Pub Date: Nov. 13, 2018

ISBN: 978-1-5247-6313-8

Page Count: 448

Publisher: Crown

Review Posted Online: Nov. 30, 2018

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The author's youthfulness helps to assure the inevitable comparison with the Anne Frank diary although over and above the...

NIGHT

Elie Wiesel spent his early years in a small Transylvanian town as one of four children. 

He was the only one of the family to survive what Francois Maurois, in his introduction, calls the "human holocaust" of the persecution of the Jews, which began with the restrictions, the singularization of the yellow star, the enclosure within the ghetto, and went on to the mass deportations to the ovens of Auschwitz and Buchenwald. There are unforgettable and horrifying scenes here in this spare and sombre memoir of this experience of the hanging of a child, of his first farewell with his father who leaves him an inheritance of a knife and a spoon, and of his last goodbye at Buchenwald his father's corpse is already cold let alone the long months of survival under unconscionable conditions.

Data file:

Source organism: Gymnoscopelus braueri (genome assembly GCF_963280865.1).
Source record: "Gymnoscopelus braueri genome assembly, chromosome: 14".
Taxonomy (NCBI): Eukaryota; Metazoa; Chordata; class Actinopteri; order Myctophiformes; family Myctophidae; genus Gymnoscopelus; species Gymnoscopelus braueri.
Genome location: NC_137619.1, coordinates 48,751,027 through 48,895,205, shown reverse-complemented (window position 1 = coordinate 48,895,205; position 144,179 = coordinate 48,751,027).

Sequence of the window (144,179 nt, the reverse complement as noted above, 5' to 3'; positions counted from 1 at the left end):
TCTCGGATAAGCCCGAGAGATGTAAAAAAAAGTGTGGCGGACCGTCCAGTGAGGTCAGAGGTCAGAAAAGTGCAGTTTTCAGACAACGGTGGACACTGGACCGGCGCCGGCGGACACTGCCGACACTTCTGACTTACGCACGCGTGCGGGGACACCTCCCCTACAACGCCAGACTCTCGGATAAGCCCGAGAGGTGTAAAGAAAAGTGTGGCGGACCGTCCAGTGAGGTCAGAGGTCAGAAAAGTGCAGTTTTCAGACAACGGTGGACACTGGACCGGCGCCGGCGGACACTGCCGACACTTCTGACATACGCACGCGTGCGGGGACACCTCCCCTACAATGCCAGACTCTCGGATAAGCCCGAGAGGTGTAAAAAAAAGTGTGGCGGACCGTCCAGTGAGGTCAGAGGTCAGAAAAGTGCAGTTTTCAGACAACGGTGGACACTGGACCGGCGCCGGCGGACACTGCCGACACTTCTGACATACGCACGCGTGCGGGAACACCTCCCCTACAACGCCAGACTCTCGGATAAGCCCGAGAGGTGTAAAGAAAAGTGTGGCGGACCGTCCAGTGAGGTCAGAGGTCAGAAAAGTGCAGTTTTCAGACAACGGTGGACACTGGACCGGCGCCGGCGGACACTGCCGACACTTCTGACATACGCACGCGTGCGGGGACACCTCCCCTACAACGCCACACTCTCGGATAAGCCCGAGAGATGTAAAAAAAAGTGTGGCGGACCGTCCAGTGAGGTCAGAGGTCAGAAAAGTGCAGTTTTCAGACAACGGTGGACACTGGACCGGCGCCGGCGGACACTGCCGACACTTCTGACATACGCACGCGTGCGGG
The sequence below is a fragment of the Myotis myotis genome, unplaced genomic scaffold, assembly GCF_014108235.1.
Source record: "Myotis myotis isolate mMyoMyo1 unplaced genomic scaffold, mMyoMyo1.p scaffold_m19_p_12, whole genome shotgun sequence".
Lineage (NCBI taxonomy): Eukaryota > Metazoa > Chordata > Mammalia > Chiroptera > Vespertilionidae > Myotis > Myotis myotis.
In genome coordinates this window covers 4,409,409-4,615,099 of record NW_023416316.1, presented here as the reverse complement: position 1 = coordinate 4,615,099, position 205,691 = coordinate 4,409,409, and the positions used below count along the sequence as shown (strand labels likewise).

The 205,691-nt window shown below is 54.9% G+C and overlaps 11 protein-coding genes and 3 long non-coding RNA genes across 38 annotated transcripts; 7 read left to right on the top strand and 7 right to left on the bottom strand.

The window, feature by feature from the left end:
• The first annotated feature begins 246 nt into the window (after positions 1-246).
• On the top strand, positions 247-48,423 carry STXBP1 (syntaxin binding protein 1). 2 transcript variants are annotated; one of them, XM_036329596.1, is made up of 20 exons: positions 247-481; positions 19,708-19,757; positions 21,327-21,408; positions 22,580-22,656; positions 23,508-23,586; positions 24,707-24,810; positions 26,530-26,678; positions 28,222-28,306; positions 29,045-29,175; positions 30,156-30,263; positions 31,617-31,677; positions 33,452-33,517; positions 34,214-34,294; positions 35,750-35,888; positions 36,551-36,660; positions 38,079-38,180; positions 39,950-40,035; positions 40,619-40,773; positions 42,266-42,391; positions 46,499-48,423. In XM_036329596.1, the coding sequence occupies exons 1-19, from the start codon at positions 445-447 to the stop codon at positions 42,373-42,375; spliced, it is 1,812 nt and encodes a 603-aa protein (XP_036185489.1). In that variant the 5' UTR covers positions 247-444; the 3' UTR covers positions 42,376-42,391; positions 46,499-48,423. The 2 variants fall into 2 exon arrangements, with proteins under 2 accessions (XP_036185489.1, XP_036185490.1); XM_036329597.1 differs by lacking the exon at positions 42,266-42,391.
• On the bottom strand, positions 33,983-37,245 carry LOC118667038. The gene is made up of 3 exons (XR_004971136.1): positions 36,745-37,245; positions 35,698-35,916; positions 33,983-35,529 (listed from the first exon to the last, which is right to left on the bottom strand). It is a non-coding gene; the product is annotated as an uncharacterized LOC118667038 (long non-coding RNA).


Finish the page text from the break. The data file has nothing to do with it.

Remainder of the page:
The author's youthfulness helps to assure the inevitable comparison with the Anne Frank diary although over and above the sphere of suffering shared, and in this case extended to the death march itself, there is no spiritual or emotional legacy here to offset any reader reluctance.

Pub Date: Jan. 16, 2006

ISBN: 0374500010

Page Count: 120

Publisher: Hill & Wang

Review Posted Online: Oct. 7, 2011

Kirkus Reviews Issue: Jan. 15, 2006